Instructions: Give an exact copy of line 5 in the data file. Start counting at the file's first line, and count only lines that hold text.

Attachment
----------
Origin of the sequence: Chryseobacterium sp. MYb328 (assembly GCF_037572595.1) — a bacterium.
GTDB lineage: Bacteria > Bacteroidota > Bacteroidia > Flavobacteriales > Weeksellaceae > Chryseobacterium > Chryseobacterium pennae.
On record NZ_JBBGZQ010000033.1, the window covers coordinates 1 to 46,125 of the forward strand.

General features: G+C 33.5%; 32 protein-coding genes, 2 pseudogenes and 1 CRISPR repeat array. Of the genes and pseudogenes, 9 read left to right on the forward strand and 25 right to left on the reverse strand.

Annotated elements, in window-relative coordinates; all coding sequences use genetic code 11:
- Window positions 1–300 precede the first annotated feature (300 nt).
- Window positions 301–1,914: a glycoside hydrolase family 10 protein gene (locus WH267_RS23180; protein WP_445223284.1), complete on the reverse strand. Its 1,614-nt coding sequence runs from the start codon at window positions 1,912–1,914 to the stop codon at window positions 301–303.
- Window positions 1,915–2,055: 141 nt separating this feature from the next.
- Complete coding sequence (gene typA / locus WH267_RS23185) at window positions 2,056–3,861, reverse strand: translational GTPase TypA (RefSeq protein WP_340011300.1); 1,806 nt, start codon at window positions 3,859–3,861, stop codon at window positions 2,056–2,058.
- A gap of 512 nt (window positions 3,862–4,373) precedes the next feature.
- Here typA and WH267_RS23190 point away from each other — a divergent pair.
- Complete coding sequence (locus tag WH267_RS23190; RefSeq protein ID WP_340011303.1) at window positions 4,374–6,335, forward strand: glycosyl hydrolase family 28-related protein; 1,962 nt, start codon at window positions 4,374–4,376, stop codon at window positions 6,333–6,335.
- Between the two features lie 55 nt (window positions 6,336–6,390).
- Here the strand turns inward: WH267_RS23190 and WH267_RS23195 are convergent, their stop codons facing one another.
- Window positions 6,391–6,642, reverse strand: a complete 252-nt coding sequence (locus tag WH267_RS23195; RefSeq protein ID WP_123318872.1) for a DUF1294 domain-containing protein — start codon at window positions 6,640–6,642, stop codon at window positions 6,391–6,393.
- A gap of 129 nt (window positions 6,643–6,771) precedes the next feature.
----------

Annotated elements, in window-relative coordinates; all coding sequences use genetic code 11: